That a fall from our current technological state of grace powered by cheap fossil fuels is almost a mathematical certainty, it is always interesting to read fiction that could describe our near and far futures, no matter which path we take, or how fast we get here. Heck, even this blog has a short essay about a possible path downwards.
Part of this fascination is that people get to criticize an author-built world, and wonder what their own reactions and actions would be. Additionally, there is the ‘nuts and bolts’ part – what technologies would fail, which ones would continue, which ones might rise up – all valid questions, and ones which many authors have attempted to answer.
What really intrigues me, however, and what has always been instructive for me about science fiction of any stripe is that good science fiction (or climate fiction, or die-off fiction, if you are prone to making sub-genre descriptions) shows how changes in technology (either adding or subtracting) change the way people interact and behave. Hard science fiction is great, as it can come up with technically ingenious and plausible things, but the great writers have always made their stories more than the technology. Larry Niven is famous for this; he’s written many a hard SF book, and one of Niven’s laws is that ‘ethics changes with technology’. There are many examples of this in our modern world; how we handle death and the ability to keep people “alive” even when they can’t support themselves is a classic. Isaac Asimov’s I, Robot series of stories brought many of the issues of robotics to the forefront; the list is long.
Now, let’s turn this advancing technology bit on its head. As technological suites fail as time progresses, what sort of ethical “reversions” will we experience? Will ‘lifeboat ethics’ be the norm? Turning back to Isaac Asimov, there was a critical comment he made on democracy; that it can’t survive overpopulation (“The Bathroom Metaphor”). Along these same lines, it may be that certain ethical and legal expectations that we hold dear now, everything from minimum wages, fair and just trials for criminal and civil matters, clean water, the freedom of travel, free medical care at emergency rooms may become unsustainable as we go on. This may not be because of population pressures (our population might actually decline as time goes on), but because our lack of resources make it impossible for things like fair trials, feeding prisoners three square meals a day, and heroic end-of-life medical care to take place.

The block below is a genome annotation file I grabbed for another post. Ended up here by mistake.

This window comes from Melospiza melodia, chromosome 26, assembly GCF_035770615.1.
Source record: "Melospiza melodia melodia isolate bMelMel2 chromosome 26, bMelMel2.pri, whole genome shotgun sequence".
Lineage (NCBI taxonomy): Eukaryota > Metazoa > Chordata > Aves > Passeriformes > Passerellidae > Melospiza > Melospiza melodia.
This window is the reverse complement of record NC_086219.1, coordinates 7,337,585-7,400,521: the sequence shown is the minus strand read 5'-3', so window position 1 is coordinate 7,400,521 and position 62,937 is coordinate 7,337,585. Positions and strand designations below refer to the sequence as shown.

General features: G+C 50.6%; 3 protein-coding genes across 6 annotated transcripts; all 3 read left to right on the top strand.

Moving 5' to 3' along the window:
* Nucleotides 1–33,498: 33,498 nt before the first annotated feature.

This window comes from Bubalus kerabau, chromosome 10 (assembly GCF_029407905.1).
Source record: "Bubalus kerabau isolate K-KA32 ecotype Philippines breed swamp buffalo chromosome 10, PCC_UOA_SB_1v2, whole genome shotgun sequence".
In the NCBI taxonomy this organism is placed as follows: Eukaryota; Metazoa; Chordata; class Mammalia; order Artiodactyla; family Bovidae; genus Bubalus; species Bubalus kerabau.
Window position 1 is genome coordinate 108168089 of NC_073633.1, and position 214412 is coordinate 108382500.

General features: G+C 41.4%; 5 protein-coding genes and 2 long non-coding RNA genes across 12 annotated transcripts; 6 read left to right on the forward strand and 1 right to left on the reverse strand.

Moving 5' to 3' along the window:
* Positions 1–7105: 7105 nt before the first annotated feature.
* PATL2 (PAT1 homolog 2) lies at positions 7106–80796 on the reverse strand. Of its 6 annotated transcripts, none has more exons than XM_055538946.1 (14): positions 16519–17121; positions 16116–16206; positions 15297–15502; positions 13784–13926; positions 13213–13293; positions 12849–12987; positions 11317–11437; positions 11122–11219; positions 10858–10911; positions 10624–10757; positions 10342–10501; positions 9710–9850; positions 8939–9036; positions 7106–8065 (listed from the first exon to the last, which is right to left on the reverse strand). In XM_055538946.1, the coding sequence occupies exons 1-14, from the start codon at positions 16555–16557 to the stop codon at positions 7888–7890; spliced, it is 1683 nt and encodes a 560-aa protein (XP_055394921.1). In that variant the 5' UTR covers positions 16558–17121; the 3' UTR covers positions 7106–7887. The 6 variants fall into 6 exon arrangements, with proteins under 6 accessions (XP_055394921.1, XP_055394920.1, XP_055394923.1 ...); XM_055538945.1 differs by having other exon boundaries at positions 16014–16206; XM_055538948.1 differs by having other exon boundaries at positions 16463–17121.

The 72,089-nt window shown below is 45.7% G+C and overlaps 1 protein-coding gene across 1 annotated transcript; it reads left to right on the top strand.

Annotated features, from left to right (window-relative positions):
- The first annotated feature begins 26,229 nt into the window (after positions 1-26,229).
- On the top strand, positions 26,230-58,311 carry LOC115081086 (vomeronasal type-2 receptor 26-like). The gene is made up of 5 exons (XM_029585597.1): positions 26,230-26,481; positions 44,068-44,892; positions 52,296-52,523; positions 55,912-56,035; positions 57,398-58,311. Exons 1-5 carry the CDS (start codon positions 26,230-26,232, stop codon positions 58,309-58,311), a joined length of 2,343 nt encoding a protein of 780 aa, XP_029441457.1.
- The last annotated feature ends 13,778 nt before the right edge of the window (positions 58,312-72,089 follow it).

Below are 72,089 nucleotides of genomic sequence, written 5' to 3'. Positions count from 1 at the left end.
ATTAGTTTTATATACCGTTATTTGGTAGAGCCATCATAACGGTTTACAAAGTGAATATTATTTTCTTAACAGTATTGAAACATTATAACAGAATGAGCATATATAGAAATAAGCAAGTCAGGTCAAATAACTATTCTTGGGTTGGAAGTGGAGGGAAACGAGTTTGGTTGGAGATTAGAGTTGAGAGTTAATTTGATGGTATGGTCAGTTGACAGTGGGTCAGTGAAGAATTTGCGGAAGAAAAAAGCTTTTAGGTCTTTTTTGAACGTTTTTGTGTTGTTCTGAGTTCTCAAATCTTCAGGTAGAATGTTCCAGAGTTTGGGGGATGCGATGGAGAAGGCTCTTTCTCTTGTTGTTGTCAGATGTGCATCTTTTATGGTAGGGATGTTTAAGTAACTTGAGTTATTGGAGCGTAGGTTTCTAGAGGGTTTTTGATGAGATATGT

Likewise, there may be certain things that we consider completely ordinary (living on your own, eating meat, overeating, flying in an aircraft for pleasure, drinking coffee or tea on a daily basis) that may be seen as reprehensible as slavery, racism, sexism, homophobia, or child labor are to many of us now.
One very perceptive and astute individual in my world has been thinking about the question of ‘What happens after democracy?” for quite a while, and it dovetails nicely with the questions asked above. The attribution of this quote has been debated a bit, but it brings up the core problem of democracy:
A democracy cannot exist as a permanent form of government. It can only exist until the majority discovers it can vote itself largess out of the public treasury. After that, the majority always votes for the candidate promising the most benefits with the result the democracy collapses because of the loose fiscal policy ensuing, always to be followed by a dictatorship, then a monarchy.
My short sketch of an answer here is that democracy may survive, but what might happen is that we may have a feudal component of very strong obligations and responsibilities so that we avoid the difficulties that the above concept brings up. It’s a good question to ask, and how we get and stay there is something to address in detail in a future post.
One of the many intriguing things about these questions of how ethics will change is related to the ‘Seneca cliff‘ plot that is the icon for this blog. How fast will we lose certain niceties in our civilization may be related to the amount of energy it takes to keep these things running, so things like heroic end-of-life measures, and the benefits given to incarcerated prisoners may change radically, and quickly. Things such as gay rights, and having women in power, however, because they in essence cost very little (from an energy perspective), may remain with us.
One last point to think about with regards to our ethical future is that because this will be a global phenomenon (something that makes Ugo Bardi think we’ll have a fast crash, rather than Greer’s fractal collapse), things may be harder on the way down than on the way up. As things fail unevenly, people will see what happens in other places, and may worry about their own situations. Additionally, because we have a great ingrained history of these ‘rights’ throughout the world, the friction that the collapse will bring might be a lot messier than the friction and resistance on the way up.
From the question portion of this week’s essay:
- What basic things do we take for granted, as our ‘God given rights’, will go away first?
- Which ones will be the most difficult to lose for you, personally?
- What things do we do in our current lives, the really basic ones, will people see as obscene or outrageous in a few generations?
- What sort of ethical conundrums will arise? Which ones will go away?
- Cheap energy allowed us (or actually forced us, due to economics) to make slavery unsustainable. Cheap energy, effective/easy birth control, and labor saving devices allowed women to work in office jobs and rise up to positions of power. Did the largesse of cheap energy cause our increase in democracy?